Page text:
Replacing Black Japanning HELP

Made some other form of traditional fishing tackle.
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Old Man Oakley
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Replacing Black Japanning HELP

Post by Old Man Oakley » Tue Feb 07, 2017 11:49 am

Dear All

I have just bought a nice fly box from the 'Bay of Goodies. It has been repainted at some point in its long illustrious past and I hope to remove the old paint and replace it with something which resembles the original black japanning more closely. In the past I have used black enamel spray paint, which looks OK but does not adhere well to tin.

Can any recommend a better solution?

Many thanks

OMO
Believe me, my young friend, there is nothing - absolutely nothing - half so much worth doing as simply messing about in boats.

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Paul D
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Re: Replacing Black Japanning HELP

Post by Paul D » Tue Feb 07, 2017 12:15 pm

I would advise you to use a "acid etch primer" first, if your able see if you can find a local bodyshop to give it a coat, the stuff they have access to has a much higher acid content than rattle cans. :Hat:
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Old Man Oakley
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Re: Replacing Black Japanning HELP

Post by Old Man Oakley » Tue Feb 07, 2017 4:05 pm

Many thanks I'll give it a go.

OMO
Believe me, my young friend, there is nothing - absolutely nothing - half so much worth doing as simply messing about in boats.

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Santiago
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Re: Replacing Black Japanning HELP

Post by Santiago » Tue Feb 07, 2017 4:09 pm

You could always try tea and coke! Simply bring a small pan of coke slowly to the boil and add about six tea bags and allow to simmer for about ten minutes. Allow to cool and then test the liquid by painting thinly onto a test patch. After several minutes the metal should turn bluey black. I know this solution works great for iron and steel and ought to work on tin plate, depending on the thickness of the micro layer of actual tin.

The coke provides the phosphoric acid for the etching etc. and the tea provides tannic acid which reacts with iron to make bluey black Iron tannates. If you make a really strong brew one might be able to mix with a water based varnish and achieve the same effect, but it's probably best just to varnish after the colour has developed and dried. I did this with steel nails and it worked within minutes. And instead of tea bags one can also use homebrew tannic acid; a few teaspoons mixed into 1/2 pint boiled coke (or any pop) will suffice!
"....he felt the gentle touch on the line and he was happy"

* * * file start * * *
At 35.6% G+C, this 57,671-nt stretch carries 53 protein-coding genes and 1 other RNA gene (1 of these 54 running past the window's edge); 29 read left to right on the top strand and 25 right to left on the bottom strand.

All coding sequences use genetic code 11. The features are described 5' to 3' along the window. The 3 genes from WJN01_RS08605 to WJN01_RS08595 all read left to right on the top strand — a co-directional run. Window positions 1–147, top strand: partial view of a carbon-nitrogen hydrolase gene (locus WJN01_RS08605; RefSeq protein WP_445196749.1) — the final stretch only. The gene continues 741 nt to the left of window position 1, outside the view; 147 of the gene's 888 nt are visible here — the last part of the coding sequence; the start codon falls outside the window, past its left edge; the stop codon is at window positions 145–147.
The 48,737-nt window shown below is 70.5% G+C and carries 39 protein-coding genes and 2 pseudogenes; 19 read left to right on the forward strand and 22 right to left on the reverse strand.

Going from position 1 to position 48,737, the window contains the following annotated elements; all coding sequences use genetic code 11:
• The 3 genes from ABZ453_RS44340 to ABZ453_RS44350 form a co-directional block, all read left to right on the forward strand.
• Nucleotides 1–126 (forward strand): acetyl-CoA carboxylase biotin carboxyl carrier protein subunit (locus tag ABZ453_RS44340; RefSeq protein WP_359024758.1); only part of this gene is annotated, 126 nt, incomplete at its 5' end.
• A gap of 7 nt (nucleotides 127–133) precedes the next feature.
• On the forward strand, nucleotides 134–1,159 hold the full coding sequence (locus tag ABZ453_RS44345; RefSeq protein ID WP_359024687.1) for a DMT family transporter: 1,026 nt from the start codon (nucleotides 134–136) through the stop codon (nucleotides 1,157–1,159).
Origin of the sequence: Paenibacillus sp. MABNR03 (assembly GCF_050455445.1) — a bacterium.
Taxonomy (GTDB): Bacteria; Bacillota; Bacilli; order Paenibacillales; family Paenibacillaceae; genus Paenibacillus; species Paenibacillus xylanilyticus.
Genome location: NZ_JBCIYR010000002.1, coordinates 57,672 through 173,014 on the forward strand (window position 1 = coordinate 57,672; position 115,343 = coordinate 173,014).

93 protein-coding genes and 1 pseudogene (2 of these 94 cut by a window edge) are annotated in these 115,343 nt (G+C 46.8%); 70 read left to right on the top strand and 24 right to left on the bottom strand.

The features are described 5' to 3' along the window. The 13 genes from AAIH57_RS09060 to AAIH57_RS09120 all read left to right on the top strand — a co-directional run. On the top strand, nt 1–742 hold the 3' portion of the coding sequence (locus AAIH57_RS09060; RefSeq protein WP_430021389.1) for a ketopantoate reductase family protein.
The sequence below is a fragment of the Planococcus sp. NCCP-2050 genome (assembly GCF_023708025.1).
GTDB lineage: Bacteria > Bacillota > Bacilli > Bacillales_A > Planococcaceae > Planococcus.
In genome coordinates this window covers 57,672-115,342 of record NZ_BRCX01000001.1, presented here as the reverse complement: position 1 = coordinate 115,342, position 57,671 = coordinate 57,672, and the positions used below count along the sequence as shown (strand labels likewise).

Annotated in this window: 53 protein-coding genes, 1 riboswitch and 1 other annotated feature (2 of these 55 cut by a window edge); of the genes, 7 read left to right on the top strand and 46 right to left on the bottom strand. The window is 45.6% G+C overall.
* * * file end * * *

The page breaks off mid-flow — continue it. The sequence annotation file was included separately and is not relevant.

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Old Man Oakley
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Re: Replacing Black Japanning HELP

Post by Old Man Oakley » Tue Feb 07, 2017 4:31 pm

It sounds like the tea my secretary makes.
Believe me, my young friend, there is nothing - absolutely nothing - half so much worth doing as simply messing about in boats.

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Santiago
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Re: Replacing Black Japanning HELP

Post by Santiago » Tue Feb 07, 2017 4:55 pm

Them try her tea. You'll be surprised by the result!
"....he felt the gentle touch on the line and he was happy"

Hemingway

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Beresford
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Re: Replacing Black Japanning HELP

Post by Beresford » Tue Feb 07, 2017 9:53 pm

I do like the idea of the coke/tea method. Might have to try that sometime.

You can buy two part acid etch primer for model makers. It only etches once dry and I presume it knows when to stop etching ; ) but being two part you have to add the catalyst to set off the reaction. It's rather more than rattle can money. You can buy it here (see link below) and their information may be interesting to read. Given that it's sold for model makers working with relatively thin metal it's probably not the most caustic however it is designed for brass which is a horrible metal to paint being naturally greasy and a pain to get really clean. The one I've used successfully on white metal and brass, is sold by Cloistermans. Halford sell one called U-Pol, I've not used it but assume it's a good product. I use a combination of a fibreglass pencil and then Vim with a wash in cellulose thinners to clean brass but there are one stop products you can get so you may want to consider buying a proper degreaser as well as etch primer.

I think those etch primers in rattle cans, certainly the one I use, is the same in that it only etches once dry otherwise it would presumably eat the rattle can it comes in.

http://www.phoenix-paints.co.uk/etch-primers/

An alternative method, if you want a really super smooth 'thin' coating, is to have it powder coated. However, that is unlikely to be cheap unless you can find a sympathetic supplier.
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